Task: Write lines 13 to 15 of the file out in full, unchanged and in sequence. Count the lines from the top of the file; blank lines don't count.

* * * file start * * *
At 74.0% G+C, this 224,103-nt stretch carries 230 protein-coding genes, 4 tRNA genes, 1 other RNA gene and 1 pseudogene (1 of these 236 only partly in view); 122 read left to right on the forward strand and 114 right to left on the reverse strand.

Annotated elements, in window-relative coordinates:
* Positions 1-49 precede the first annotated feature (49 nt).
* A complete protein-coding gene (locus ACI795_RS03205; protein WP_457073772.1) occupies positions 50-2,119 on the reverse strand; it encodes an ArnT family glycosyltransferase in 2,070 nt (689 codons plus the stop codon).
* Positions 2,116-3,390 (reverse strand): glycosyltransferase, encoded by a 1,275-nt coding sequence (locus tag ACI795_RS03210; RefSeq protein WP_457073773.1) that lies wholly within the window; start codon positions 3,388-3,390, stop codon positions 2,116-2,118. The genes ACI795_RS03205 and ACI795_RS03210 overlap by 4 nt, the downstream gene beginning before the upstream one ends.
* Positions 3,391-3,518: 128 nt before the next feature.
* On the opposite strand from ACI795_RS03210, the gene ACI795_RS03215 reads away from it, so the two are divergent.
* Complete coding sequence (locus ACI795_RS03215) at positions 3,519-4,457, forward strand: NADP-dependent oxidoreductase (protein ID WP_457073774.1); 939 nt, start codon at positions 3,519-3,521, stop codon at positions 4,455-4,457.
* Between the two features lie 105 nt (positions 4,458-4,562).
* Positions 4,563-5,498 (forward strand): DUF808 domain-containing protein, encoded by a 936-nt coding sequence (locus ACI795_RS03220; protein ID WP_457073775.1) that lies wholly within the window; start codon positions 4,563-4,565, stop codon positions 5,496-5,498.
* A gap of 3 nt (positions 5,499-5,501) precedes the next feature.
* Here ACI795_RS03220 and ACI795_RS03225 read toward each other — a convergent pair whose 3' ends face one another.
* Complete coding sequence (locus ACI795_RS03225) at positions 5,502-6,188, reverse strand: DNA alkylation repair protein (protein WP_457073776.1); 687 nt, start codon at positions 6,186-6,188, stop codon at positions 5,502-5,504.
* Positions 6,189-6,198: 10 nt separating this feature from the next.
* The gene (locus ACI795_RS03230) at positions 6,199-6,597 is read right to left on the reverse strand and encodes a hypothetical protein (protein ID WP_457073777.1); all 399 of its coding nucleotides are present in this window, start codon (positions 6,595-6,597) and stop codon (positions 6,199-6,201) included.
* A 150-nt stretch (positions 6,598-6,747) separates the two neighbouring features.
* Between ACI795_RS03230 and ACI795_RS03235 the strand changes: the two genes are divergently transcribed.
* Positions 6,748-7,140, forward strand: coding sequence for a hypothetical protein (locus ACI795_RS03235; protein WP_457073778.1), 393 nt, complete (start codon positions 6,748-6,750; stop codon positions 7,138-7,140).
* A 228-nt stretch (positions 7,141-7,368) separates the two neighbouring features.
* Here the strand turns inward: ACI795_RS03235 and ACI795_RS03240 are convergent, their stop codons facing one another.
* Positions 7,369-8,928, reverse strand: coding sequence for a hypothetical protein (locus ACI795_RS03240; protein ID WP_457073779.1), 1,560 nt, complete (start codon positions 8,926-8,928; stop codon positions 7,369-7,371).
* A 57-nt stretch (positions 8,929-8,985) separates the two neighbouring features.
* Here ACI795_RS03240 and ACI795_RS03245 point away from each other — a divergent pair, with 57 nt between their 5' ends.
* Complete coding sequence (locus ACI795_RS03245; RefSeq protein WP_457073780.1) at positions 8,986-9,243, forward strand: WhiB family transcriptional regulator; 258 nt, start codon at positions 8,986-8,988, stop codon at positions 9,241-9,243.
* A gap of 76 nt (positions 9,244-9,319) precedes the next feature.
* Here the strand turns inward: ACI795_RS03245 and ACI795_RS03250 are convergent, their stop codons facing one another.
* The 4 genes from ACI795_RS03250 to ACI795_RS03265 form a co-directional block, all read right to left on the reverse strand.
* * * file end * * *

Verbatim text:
* Complete coding sequence (locus ACI795_RS03225) at positions 5,502-6,188, reverse strand: DNA alkylation repair protein (protein WP_457073776.1); 687 nt, start codon at positions 6,186-6,188, stop codon at positions 5,502-5,504.
* Positions 6,189-6,198: 10 nt separating this feature from the next.
* The gene (locus ACI795_RS03230) at positions 6,199-6,597 is read right to left on the reverse strand and encodes a hypothetical protein (protein ID WP_457073777.1); all 399 of its coding nucleotides are present in this window, start codon (positions 6,595-6,597) and stop codon (positions 6,199-6,201) included.